Unlike the Fox Trot, a staple of ballroom dance classes world-wide, the Turkey Trot prioritizes neither style nor elegance. But it is an amusing (or alarming) way to anticipate Thanksgiving—with a tribute to the flightless bird that manifests in an early-morning, costumed fun-run designed to burn at least a fraction of the calories you’ll feel validated in eating later that afternoon.
The first documented Turkey Trot was launched in Troy, NY in 1916 with only six runners. Today, the larger Turkey Trots have more than 25,000 participants each. Because most of the races are relatively short (under 5 miles), costumes are strongly encouraged, although some participants seem to be confused about the definition of “turkey.”
As a statistical outlier, the town of Cuero, TX “the turkey capital of America” hosts a Turkey Trot run by actual turkeys, hundreds of which parade through downtown as part of a larger Turkey Fest. But lest you think that this is merely a modern gimmick, it is worth noting that the first Cuero Turkey Trot not only predated the Troy Trot by four years…it had a heck of a lot more participants.
5. Fact: Evacuation Day & Franksgiving
From the mid-1600s to the late 1800s, Thanksgiving was celebrated locally, according to the harvest and the proclamations of local city and church bodies, but it usually took place shortly before Evacuation Day, a November 25th holiday commemorating the departure of the British soldiers after the conclusion of the American Revolutionary War. Eventually, the two holidays combined (Give thanks! The British are gone!), and Thanksgiving came to be regularly celebrated on the last Thursday of each November, where it came to be known the last major holiday before Christmas. Macy’s Day Parades were introduced in 1924, celebrating the many reasons we have to be thankful and (with very little subtlety) the beginning of the Christmas shopping season. And all was right with the world.
However, responding to the economic strain of the 1930s, President Franklin D. Roosevelt decided that it would be wise to capitalize (pun!) on the association of the end of Thanksgiving with the beginning of an increased shopping season, and so he issued a presidential proclamation that Thanksgiving should be celebrated on the fourth Thursday in November, rather than the last Thursday in November, thus extending the Christmas commercialization. Annoyed that a holiday with both patriotic and religious connotations should be moved for financial reasons, many people resisted the change, dubbing it “Franksgiving” and continuing to celebrate on the last Thursday of November. But within a decade, the majority of people had adapted to the new schedule, including Congress, who passed a measure making the new date official.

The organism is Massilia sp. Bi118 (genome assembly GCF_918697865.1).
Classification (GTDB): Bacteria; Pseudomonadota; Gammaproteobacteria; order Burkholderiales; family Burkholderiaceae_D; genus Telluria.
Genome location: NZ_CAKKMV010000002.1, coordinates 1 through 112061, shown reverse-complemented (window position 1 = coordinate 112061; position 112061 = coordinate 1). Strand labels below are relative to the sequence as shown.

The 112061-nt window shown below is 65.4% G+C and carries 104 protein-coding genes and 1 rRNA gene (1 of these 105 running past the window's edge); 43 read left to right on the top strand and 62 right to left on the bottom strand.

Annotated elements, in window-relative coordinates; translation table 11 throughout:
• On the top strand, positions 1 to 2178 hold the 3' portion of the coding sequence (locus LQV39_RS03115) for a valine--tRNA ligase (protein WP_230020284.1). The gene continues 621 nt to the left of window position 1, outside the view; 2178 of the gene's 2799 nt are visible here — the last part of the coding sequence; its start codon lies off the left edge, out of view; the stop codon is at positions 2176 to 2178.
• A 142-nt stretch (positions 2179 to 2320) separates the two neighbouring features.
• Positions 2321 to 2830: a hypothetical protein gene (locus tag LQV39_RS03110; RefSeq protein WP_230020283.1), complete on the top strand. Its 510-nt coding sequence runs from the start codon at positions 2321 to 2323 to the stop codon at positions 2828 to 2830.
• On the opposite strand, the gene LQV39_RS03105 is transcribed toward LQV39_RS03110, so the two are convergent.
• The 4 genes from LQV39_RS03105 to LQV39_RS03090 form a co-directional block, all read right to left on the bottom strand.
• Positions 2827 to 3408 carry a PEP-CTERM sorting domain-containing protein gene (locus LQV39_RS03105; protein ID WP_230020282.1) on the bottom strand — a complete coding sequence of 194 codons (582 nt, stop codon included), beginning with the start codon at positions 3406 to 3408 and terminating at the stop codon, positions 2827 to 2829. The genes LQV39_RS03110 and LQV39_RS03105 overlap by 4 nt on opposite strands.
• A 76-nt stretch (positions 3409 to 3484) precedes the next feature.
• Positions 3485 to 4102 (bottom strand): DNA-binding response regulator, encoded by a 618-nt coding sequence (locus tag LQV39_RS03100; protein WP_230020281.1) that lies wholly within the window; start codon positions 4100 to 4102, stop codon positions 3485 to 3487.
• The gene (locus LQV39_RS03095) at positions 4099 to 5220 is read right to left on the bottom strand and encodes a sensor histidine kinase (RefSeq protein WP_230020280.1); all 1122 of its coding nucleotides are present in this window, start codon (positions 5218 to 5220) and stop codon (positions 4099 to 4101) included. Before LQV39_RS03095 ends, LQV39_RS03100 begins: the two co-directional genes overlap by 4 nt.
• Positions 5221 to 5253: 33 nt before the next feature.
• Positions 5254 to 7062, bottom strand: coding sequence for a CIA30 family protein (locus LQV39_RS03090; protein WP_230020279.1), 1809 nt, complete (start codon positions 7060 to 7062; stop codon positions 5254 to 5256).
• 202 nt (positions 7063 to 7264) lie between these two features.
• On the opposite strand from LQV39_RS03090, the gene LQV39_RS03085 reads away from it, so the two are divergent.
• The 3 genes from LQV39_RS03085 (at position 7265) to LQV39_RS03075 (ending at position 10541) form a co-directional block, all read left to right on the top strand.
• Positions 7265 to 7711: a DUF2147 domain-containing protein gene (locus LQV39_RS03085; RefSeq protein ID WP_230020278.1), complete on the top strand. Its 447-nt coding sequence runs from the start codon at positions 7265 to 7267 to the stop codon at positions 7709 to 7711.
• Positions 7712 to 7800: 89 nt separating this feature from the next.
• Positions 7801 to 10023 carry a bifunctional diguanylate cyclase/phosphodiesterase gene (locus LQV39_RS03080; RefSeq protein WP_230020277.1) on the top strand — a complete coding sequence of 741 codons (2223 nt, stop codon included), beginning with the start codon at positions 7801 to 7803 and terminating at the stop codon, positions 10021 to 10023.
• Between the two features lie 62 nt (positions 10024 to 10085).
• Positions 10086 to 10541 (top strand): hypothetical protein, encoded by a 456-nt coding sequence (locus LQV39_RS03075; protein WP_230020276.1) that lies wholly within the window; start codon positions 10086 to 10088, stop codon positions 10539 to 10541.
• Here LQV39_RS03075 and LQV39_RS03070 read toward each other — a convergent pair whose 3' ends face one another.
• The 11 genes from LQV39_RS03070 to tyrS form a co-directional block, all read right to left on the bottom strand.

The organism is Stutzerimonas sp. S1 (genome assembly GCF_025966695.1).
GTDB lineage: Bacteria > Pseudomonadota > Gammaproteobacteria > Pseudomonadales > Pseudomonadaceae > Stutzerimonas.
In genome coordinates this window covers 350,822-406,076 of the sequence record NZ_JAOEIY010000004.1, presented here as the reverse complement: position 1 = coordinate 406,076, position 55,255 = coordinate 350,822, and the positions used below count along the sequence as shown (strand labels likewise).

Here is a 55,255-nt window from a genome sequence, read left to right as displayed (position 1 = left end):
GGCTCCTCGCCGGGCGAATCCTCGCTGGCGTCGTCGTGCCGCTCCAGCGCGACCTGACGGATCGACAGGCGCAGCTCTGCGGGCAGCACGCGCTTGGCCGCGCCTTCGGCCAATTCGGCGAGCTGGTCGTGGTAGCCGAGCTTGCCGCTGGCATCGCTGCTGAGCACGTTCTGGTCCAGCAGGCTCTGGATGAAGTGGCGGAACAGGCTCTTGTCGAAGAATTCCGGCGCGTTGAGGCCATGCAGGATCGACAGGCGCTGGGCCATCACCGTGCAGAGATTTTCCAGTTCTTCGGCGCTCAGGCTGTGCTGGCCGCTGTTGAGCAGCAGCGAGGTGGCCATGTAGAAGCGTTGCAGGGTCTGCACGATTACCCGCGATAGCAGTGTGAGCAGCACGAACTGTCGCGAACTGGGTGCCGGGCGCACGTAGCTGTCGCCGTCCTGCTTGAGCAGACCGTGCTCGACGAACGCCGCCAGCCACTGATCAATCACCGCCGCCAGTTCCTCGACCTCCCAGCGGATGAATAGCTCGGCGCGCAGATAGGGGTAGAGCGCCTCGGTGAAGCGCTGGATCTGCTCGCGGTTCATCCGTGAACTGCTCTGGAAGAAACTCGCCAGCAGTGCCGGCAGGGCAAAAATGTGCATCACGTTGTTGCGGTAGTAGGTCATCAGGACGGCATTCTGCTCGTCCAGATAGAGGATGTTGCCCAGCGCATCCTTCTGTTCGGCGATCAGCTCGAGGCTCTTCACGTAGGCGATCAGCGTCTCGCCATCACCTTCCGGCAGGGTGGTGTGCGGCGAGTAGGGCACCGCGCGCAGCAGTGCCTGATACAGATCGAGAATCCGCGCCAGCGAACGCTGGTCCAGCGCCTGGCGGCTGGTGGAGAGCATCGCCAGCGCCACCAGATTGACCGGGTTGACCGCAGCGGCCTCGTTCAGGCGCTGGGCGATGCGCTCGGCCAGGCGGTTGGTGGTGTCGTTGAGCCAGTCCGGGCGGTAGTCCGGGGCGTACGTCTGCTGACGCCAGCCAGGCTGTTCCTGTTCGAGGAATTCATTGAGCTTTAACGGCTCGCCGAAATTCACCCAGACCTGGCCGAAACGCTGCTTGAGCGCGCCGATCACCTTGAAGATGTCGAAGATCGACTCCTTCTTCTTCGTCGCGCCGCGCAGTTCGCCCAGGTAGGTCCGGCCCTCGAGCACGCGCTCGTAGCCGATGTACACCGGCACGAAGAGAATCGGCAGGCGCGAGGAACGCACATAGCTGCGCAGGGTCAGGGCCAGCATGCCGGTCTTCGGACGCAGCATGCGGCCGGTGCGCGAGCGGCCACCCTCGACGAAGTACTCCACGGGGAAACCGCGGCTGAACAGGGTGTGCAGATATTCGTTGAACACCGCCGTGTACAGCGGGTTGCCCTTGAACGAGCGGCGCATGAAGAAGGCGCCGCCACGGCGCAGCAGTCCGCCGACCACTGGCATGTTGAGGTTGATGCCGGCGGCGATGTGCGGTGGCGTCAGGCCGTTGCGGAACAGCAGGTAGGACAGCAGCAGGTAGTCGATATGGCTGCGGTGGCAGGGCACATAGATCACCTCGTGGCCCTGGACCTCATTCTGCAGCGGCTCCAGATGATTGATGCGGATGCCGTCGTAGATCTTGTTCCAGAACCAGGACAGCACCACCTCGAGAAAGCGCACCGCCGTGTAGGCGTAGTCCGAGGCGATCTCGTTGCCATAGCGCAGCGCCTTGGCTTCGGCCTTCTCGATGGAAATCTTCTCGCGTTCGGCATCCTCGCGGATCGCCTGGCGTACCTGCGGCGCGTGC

6. Fact: Black Friday(s) (Worldwide)
Of all the holidays that seem unlikely to go global, American Thanksgiving would seem to be high on the list—after all, it’s a celebration largely based on the “Thank God we’re physically/politically free from Great Britain” premise. But with the intensive commercialization of the shopping season between late November and Christmas, and the advent of global internet sales and marketing, Black Friday (if not Thanksgiving itself) has started to become a global phenomenon. It started with Mexican and Canadian retailers, who wanted to keep shoppers (and shopping dollars) in the country. (Although the Mexicans cleverly, and optimistically, renamed the phenomenon “El Buen Fin” or “The Good Weekend.”) But in the last five years, Black Friday has spread across Europe and into India and the Middle East.
Ironically, Black Friday is also the least popular American holiday (according to a 2012 Gallup poll, only 18% of American adults actually approve of it) because it has morphed into the most competitive and least jolly day in the calendar year, but since it is also the most lucrative sales day in the calendar year, the basic premise probably isn’t going anywhere but global. So today, even the English are (however indirectly) celebrating American Thanksgiving—although the British police have made it clear that they would be thankful if the insane crowd antics associated with this particular tradition would pass them by.
Fortunately, you can keep your Thanksgiving spirit intact (and avoid physical bodily harm) by staying home this Friday and ordering your holiday gifts from the comfort of your own couch. And whether your plans focus on a truly spectacular Thanksgiving dinner, a winning football game, or a rousing game of turkey bowling, Otero Menswear will keep your look amazing. (And if you order belts in multiple sizes…we promise not to tell!)